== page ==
|Monday, February 23, 2015 02:15 PM
|On the Viewer - The Legend of Korra: Book Four - Balance
| by Fëanor
I looked back and saw I'd never written up the last season of Korra! Seemed like a terrible oversight, so here I am. I'm going to get a little spoilery here, but this show is pretty old now, so I think I'm allowed.
The show creators start the season off with one of those crazy, gutsy moves they do so often and so well: they jump ahead in time three years from the end of the last season! As the episode goes on, we slowly figure out what all our heroes have been up to. Mako is now the rather unwilling bodyguard of the pampered, self-important Prince Wu, who is about to take the reigns of the Earth Kingdom (or at least, so he believes). We also find out why they made a big show of introducing us to Kuvira at the end of last season (a scene which felt weird to me at the time): she has now become a huge power in the Earth Kingdom and is (not to put too fine a point on it) this season's villain. She calls herself the Great Uniter, and is bringing order to the lawless Earth Kingdom. But it's order without freedom and peace without choice. Like many others, Bolin, Varrick and Zhu Li have been taken in by Kuvira's pretty speeches and are helping her take over - which makes Bolin's relationship Opal complicated, as Opal hates Kuvira.
But of course, the big question is, where's Korra? The answer is revealed in the shocking end to the first episode: she's lied to her friends about where she is and what she's been doing, and she's hidden herself away in a backwater town, telling no one there her true identity. She's spending her time fighting - and losing! - earthbending cage matches.
In episode two, a flashback explains how Korra got here, and again I was impressed with the show's creators for not just pushing on from last season's story like it never happened. In fact, Korra is deeply scarred both physically and emotionally by her battle with Zaheer and her near death at his hands. Physical therapy eventually heals her body (mostly), but she finds it much harder to get over the fear and the block in her mind, and she is haunted by the dark specter of herself as she was when she fought Zaheer - a ghost that actually physically attacks her. The imagery is incredibly powerful: Korra fighting her old self, being pulled inescapably into the past to relive the fight with Zaheer over and over.
Luckily for Korra, she runs into Toph Beifong (yay, Toph!), Aang's old earthbending teacher. She's been hiding out in a swamp, communing with the Earth and avoiding everybody, because she's now a super grouchy old lady. She shows Korra some tough love and helps her to finish her physical healing. But even now, Korra is not magically fixed. There is still a final mental component to her injuries that she has not fully dealt with. It's hard to watch Korra in so much pain for so much of this season, being defeated over and over again, but it's all in service of character and story, and it's a powerful commentary on trauma and healing.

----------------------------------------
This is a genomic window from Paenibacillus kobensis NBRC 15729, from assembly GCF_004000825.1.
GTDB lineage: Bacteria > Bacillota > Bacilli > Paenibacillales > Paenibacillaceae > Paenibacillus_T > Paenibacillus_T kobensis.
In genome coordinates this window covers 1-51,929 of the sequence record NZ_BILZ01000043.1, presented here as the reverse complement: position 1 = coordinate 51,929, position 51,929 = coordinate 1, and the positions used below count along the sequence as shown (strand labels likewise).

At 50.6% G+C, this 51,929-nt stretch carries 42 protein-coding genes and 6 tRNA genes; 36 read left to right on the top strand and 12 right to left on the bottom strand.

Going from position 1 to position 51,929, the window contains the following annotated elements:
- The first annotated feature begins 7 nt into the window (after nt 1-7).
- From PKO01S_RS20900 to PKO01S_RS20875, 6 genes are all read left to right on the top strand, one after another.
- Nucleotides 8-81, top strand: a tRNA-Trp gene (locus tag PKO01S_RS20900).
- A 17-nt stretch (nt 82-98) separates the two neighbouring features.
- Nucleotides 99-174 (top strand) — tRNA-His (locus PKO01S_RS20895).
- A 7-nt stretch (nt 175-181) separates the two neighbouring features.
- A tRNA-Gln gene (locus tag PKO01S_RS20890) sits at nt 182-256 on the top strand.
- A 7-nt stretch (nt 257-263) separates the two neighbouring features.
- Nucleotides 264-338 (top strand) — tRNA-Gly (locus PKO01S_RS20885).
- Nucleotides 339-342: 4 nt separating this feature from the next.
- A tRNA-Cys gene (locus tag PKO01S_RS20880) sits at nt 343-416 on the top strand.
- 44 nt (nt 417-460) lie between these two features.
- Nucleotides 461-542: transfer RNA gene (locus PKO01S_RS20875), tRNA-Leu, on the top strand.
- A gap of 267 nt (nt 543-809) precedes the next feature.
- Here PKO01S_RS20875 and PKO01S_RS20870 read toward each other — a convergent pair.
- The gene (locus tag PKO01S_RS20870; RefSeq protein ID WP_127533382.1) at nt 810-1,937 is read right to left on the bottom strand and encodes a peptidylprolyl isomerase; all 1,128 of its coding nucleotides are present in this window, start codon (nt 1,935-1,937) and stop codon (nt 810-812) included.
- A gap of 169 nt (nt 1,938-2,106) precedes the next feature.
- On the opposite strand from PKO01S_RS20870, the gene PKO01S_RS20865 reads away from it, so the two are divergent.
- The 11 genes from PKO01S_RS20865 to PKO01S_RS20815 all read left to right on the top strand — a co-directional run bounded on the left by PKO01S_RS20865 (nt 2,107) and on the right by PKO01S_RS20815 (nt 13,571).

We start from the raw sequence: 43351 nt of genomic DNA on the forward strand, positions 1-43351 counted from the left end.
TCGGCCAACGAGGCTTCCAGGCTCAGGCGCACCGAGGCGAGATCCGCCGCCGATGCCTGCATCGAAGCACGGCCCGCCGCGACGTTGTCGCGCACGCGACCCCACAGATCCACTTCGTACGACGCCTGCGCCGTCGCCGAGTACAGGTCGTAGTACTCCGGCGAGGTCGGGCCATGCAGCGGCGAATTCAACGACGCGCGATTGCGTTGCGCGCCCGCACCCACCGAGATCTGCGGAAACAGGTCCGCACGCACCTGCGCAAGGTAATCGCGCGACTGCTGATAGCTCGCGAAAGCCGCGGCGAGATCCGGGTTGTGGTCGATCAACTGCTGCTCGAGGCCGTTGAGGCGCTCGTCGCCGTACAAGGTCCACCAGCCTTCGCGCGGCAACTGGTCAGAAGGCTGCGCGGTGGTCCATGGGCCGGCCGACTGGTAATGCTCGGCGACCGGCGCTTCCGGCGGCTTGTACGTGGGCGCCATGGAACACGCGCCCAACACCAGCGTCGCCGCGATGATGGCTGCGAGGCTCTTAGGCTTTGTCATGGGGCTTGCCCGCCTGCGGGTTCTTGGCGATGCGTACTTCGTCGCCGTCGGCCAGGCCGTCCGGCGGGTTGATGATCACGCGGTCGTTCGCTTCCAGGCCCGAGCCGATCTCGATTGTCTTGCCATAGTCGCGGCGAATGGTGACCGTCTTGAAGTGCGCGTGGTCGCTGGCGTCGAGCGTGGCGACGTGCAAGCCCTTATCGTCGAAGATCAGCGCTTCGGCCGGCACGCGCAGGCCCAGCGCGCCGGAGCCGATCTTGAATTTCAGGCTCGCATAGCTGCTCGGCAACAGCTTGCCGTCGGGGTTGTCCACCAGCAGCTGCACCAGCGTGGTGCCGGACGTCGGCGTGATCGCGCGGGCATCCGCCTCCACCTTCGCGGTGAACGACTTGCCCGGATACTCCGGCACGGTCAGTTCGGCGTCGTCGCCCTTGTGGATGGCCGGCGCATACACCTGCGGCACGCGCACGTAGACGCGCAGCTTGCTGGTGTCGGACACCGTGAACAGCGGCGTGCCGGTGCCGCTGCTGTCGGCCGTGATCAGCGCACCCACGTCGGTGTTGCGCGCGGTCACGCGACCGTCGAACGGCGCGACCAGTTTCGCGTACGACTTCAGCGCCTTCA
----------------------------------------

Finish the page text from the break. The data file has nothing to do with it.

One of my favorite characters, Varrick, gets to shine again this season, and his relationship with Zhu Li finally gets to the next level, which is great to see. The rather infamous clip show episode "Remembrances" (which, as I understand it, the creators were forced to do in order to avoid firing anybody after Nickelodeon cut their budget) is saved only by Varrick's ridiculous action movie retelling of previous events.
Korra's team-up with Zaheer is unexpected and interesting, as is Asami's reconciliation with her father. The final epic battle against Kuvira's forces, led by her incredible, gigantic, spirit-vine-powered mecha battle suit, takes three whole episodes to complete and is exciting and impressive in the extreme. When it's all over, again a tremendous change has come over the world: the explosion of spirit energy has led to the creation of a new spirit portal. This season also reminds us over and over again that the villains Korra fights are never just evil for the sake of evil. Zaheer and Hiroshi both end up helping our heroes. Even Kuvira was trying to do what she thought was right, and in the end is penitent.
But maybe the biggest and most important moment in the entire Legend of Korra series happens at the very end of the last episode, when Korra walks off into the sunset not with Mako or with any other man, but with Asami. They don't quite go so far as to have Asami and Korra kiss onscreen, but that they now have a romantic relationship is strongly implied. In other words, this cartoon has a female bisexual hero. That's amazing! I don't think it's completely unprecedented, but nearly. When I watched that final scene, I felt like I was watching a really important part of television history. Progress!
Book Four is probably the best season of Korra, and really pulls together all the characters and stories from previous seasons in a powerful way. There's also plenty of room for more stories in this world - about Korra and Asami's adventures in the Spirit World, or about the next Avatar, or previous Avatars, or what have you - and I hope we get to see some of those stories eventually.
|Wednesday, January 7, 2015 03:22 PM
|On the Viewer - The Legend of Korra: Book Three - Change
| by Fëanor
One of the things I like best about the creative team behind the Avatar shows is their willingness to fundamentally change things about the world they've created. At the end of last season, Korra engineered one of these changes by leaving the spirit portals open, and in this season the world has to deal with the consequences of that decision. One of those consequences is that the spirit world has encroached on the real world in physical ways, enveloping large portions of Republic City in vines and jungle. Needless to say, the citizens and leaders of the city are less than pleased.